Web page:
From the podium at the State Department on Thursday, Secretary of State John Kerry compared the slaughter underway in Aleppo to the 1995 Srebrenica genocide. Using that vivid, symbolic imagery Kerry came as close as he’s allowed to calling it ethnic cleansing.
Without specifically naming the Iranian-backed Shiite militias believed to be carrying out door-to-door killings in a small pocket of besieged Aleppo, he referenced the “unleashing of a sectarian passion” to carry out “nothing short of a massacre.” He called for “safe passage” and “corridors of evacuation” from this area, and for supplies of aid to be allowed in. He appealed for a halt to what he described as a slaughter of civilians, medical personnel, and aid workers by the “Assad regime.”
Kerry did mention his “understanding” that 1,000 people had been allowed out in buses and convoys to move toward the Turkish border. However, he said the U.S. has heard that a convoy of injured had been fired on the “regime forces and allies.” He also said he’s tracking reports of men aged 18-40 who “went missing days or even weeks ago” or being “detained or forced to fight” when they’re allowed to exit.
Kerry acknowledged one positive development: Russia pledged to assist in the monitoring of evacuations and allow in the International Red Cross, Syrian Arab Crescent, Red Arab Crescent to help with the monitoring. Turkey also said it will accept more evacuees for aid and treatment.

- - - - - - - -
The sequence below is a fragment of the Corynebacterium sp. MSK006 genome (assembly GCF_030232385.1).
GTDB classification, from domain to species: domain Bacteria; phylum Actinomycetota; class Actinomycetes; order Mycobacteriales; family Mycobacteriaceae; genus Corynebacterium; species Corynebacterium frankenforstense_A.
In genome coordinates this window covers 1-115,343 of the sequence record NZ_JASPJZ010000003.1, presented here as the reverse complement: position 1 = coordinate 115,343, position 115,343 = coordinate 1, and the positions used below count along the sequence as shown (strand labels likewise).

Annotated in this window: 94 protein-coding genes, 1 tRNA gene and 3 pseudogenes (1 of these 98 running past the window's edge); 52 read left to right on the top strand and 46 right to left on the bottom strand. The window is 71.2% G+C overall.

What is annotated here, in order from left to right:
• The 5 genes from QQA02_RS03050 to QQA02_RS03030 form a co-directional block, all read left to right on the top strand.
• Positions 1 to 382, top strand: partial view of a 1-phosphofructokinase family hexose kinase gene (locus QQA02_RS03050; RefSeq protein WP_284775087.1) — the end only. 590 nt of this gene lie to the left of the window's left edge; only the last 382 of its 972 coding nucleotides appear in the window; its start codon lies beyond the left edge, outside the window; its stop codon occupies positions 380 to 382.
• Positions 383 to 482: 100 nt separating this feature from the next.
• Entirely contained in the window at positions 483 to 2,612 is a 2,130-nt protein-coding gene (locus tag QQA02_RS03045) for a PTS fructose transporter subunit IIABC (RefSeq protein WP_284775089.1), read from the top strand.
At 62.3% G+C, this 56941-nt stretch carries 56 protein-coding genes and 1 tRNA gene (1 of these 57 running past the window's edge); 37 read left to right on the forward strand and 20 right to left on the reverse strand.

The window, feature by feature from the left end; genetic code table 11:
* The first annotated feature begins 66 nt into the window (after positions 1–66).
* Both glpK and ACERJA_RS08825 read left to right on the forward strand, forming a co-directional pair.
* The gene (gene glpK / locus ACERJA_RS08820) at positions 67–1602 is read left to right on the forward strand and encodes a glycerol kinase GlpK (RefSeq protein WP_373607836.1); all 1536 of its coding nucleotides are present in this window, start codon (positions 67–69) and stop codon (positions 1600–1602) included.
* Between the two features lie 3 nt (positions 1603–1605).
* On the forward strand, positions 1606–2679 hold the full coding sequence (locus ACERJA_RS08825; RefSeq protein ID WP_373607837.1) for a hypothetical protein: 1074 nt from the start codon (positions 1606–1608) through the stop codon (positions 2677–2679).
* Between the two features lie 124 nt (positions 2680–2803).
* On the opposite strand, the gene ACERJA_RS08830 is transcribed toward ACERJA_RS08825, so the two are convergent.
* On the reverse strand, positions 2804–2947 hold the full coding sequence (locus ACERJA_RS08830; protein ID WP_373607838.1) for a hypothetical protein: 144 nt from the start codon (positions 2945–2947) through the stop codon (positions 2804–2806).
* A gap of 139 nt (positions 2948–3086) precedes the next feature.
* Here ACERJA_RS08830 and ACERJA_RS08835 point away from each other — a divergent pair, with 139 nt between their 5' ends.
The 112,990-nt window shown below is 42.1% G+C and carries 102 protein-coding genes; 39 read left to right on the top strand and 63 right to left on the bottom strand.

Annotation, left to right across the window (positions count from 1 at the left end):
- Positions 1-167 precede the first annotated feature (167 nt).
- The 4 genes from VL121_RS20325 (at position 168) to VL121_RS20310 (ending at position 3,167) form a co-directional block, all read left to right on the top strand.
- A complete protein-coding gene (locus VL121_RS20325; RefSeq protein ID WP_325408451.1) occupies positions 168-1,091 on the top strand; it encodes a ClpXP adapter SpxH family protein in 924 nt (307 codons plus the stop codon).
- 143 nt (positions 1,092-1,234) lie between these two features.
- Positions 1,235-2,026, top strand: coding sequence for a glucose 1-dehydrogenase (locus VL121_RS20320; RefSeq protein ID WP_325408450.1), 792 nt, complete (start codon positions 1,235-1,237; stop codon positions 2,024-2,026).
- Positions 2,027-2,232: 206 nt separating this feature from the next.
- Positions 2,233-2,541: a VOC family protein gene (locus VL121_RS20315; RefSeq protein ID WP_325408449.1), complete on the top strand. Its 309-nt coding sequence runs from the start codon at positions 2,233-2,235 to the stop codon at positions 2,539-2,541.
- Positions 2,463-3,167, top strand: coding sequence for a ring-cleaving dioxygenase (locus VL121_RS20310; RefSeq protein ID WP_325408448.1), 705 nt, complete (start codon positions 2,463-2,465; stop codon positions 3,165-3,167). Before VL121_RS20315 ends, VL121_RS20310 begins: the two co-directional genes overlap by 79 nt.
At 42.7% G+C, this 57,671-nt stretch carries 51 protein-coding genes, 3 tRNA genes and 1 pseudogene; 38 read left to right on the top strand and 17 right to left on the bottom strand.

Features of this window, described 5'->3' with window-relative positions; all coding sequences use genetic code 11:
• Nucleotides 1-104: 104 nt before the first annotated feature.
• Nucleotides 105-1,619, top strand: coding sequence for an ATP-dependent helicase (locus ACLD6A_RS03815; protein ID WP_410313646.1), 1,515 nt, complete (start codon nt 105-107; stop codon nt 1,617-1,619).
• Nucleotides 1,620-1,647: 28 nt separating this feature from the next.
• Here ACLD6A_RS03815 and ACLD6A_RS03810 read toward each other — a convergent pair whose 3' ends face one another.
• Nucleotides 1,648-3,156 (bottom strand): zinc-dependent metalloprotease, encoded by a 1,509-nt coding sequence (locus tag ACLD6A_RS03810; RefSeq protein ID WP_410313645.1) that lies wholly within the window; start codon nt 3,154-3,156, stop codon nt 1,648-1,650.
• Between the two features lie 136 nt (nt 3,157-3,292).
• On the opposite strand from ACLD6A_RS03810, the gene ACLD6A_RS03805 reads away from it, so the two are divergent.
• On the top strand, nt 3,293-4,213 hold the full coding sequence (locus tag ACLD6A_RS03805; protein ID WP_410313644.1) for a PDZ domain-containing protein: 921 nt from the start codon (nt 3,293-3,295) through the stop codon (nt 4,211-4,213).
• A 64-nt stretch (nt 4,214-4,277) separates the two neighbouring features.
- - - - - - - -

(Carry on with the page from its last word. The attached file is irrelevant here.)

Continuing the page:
Kerry – who has privately, repeatedly, and unsuccessfully advocated for the White House to back up his diplomacy with the use of limited military force – said talks were the best way forward from this point. He blamed Russia and those allied with the Assad regime for the past failures.
All of the countries nominally backing the rebels are willing to negotiate – specifically he named Turkey and Qatar – but he said Assad and his Russian and Iranian allies have not been willing to live up to the international agreement for a political transition in Syria. He called for peace talks to start with the recognized political opposition.
European and American diplomats tell CBS News that they estimate there are around 30,000 civilians trapped in this pocket of besieged Aleppo.